• 19.
    Urbonaite, Miglė
    Södertörn University, School of Natural Sciences, Technology and Environmental Studies, Environmental Science.
    Evaluation of non-pharmaceutical intervention effectiveness in Covid-19 pandemic by using excess mortality metric2021Independent thesis Advanced level (degree of Master (One Year)), 10 credits / 15 HE creditsStudent thesis
    Abstract [en]

    INTRODUCTION: The study focuses on finding a methodology for evaluating the effectiveness of the nonpharmaceutical intervention in the face of a new pathogen entering the population. Different interventions can have different effectiveness levels in different populations; thus, studying possible correlations and effectiveness among different groups is essential. With better knowledge of the topic, the outbreak management could be done more cost-effectively, reducing the need for antibiotics, vaccines, and possible reduction of infectious diseases caused burden in developing regions. Furthermore, the study aims to determine the ways of using excess mortality as an evaluation technique for nonpharmaceutical interventions used in the Covid-19 pandemic. 

    METHOD: The variables in time-series format were used to calculate a cross-correlation score alongside other correlation coefficient tests. With the cross-correlation, the lag will be established to estimate how the variables correlate in the timeline. In addition, the study will attempt to establish the connections between different nonpharmaceutical interventions and their strengths and different age groups.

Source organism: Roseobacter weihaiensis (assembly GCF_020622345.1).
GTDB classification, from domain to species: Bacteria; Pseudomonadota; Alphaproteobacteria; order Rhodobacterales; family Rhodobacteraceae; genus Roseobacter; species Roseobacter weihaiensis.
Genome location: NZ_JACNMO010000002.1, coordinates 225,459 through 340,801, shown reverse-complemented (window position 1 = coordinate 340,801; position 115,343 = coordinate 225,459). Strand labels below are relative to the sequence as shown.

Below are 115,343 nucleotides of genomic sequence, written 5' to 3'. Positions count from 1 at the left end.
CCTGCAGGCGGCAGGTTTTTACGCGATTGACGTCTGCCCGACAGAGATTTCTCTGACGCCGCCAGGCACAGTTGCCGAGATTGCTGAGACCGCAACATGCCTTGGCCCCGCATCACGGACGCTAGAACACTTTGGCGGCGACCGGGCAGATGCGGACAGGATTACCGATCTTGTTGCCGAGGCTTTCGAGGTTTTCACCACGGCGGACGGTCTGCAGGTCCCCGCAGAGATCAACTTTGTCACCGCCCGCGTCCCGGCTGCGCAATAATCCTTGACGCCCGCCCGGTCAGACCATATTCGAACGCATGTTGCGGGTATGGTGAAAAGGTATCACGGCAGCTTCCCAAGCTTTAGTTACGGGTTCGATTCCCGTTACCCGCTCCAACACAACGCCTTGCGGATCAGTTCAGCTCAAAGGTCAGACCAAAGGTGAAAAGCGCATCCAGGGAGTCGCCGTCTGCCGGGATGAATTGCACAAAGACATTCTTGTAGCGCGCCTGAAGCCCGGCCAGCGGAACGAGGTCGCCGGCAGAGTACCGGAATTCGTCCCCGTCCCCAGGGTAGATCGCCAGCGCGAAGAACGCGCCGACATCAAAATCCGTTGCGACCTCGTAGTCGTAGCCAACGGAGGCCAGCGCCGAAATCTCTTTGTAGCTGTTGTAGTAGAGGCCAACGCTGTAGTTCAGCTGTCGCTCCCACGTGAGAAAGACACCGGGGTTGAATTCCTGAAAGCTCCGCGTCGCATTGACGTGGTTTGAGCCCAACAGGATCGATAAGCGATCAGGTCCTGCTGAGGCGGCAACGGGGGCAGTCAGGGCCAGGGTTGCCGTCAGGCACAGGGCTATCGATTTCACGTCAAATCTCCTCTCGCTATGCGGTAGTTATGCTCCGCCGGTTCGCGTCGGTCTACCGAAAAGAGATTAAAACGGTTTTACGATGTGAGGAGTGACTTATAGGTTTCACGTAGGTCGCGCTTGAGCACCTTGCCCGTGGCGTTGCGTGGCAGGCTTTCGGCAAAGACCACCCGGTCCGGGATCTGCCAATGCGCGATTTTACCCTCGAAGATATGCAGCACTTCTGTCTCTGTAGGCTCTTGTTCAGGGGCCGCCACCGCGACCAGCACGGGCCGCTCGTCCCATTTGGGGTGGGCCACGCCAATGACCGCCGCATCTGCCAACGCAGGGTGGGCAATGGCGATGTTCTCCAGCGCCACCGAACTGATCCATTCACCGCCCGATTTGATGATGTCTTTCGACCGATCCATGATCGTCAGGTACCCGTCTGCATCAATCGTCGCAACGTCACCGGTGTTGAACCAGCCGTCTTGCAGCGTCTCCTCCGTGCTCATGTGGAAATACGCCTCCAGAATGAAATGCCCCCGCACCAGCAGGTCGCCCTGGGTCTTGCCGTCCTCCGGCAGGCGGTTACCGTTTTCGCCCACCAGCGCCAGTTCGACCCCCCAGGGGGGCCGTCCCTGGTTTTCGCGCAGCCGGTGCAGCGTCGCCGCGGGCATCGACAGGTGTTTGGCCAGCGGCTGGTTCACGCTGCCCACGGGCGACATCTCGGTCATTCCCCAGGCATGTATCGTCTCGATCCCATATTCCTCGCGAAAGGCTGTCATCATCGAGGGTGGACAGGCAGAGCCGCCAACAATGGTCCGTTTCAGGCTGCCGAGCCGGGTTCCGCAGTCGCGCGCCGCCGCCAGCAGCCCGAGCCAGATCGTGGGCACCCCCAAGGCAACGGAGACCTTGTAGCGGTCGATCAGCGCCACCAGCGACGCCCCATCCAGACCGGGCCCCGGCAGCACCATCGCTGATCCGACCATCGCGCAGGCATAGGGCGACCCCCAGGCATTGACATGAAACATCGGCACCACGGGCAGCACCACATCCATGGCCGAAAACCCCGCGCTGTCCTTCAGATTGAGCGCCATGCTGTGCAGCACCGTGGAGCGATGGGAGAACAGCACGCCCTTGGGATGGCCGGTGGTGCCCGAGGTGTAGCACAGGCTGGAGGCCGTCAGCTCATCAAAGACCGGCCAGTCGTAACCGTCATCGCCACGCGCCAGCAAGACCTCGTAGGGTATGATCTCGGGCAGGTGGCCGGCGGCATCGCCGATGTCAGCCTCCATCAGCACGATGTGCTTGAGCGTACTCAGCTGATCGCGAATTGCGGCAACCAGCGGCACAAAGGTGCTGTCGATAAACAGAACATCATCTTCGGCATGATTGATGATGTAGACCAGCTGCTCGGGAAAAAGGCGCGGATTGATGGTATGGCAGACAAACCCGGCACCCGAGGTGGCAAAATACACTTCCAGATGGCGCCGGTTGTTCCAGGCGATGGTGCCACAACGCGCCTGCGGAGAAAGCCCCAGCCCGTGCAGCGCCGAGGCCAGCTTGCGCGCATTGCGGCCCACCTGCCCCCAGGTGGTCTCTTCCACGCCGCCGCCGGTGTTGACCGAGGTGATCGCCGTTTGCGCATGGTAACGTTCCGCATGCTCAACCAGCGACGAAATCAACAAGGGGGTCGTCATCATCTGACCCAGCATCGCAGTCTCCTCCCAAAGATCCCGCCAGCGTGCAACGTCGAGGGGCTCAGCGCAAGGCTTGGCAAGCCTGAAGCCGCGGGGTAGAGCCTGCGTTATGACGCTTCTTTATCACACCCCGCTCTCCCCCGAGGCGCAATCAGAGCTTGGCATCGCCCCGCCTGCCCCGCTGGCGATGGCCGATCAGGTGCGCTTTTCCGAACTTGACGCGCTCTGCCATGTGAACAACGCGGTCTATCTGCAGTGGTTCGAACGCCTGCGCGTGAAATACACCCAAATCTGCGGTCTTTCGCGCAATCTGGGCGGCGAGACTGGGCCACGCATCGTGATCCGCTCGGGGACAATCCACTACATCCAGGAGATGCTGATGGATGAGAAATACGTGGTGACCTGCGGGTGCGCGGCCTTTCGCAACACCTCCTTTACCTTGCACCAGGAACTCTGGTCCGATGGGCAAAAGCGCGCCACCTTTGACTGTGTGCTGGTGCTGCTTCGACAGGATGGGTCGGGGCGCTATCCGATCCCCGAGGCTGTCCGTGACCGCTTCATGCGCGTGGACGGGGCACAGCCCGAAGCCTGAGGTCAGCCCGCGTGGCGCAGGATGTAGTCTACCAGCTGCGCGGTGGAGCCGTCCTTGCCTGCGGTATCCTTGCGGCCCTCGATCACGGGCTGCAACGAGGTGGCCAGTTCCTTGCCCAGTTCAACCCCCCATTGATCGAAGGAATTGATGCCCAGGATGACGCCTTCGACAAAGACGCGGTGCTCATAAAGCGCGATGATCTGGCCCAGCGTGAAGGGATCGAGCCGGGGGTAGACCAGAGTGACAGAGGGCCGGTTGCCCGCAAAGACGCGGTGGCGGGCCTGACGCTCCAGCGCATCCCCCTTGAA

RESULTS: The most frequent lag scores identified were 1 with 16 observations and 2 with 9 observations. The highest lag score was 4, which was observed once for the dataset of Hungary. The correlation between excess mortality and different harshness of NPI's was calculated. The correlation coefficient ranges from -0.3 to -0.39, indicating an overall low to medium correlation. The highest correlation was detected with stay-at-home requirements (-0.36), workplace closing (-0.37), and gathering restrictions (-0.39). In the final step, age-based correlations were established. The correlation ranged from 0.26 – 0.36, indicating an overall medium correlation. The lowest correlation can be seen in the youngest age group, 15-64 (correlation coefficient of 0.26), while the highest correlation of 0.36 can be seen in the 75-84 age group. Surprisingly the age group 85+ had a little lower correlation than the 75-84 age group.

    DISCUSSION AND CONCLUSIONS: A stronger correlation between excess mortality and stringency index was detected in the countries with a higher death per capita. The two groups of intervention effectiveness were established: more effective (school closing, workplace closing, public event limitation, gathering restriction, and stay at home requirement) and less effective (public transport limitation, restriction on internal movement, international travel control, public information campaigns, protection of elderly campaigns). This suggests that NPI effectiveness depends on population size. In the age-group-based analysis, the correlation became stronger with the age increase, indicating nonpharmaceutical intervention effectiveness against high mortality in older adults.   

    Download full text (pdf)
    fulltext
1 - 19 of 19
CiteExportLink to result list
Permanent link
Cite
Citation style
  • apa
  • ieee
  • modern-language-association-8th-edition
  • vancouver
  • harvard-anglia-ruskin-university
  • apa-old-doi-prefix.csl
  • sodertorns-hogskola-harvard.csl
  • sodertorns-hogskola-oxford.csl
  • Other style
More styles
Language
  • de-DE
  • en-GB
  • en-US
  • fi-FI
  • nn-NO
  • nn-NB
  • sv-SE
  • Other locale
More languages
Output format
  • html
  • text
  • asciidoc
  • rtf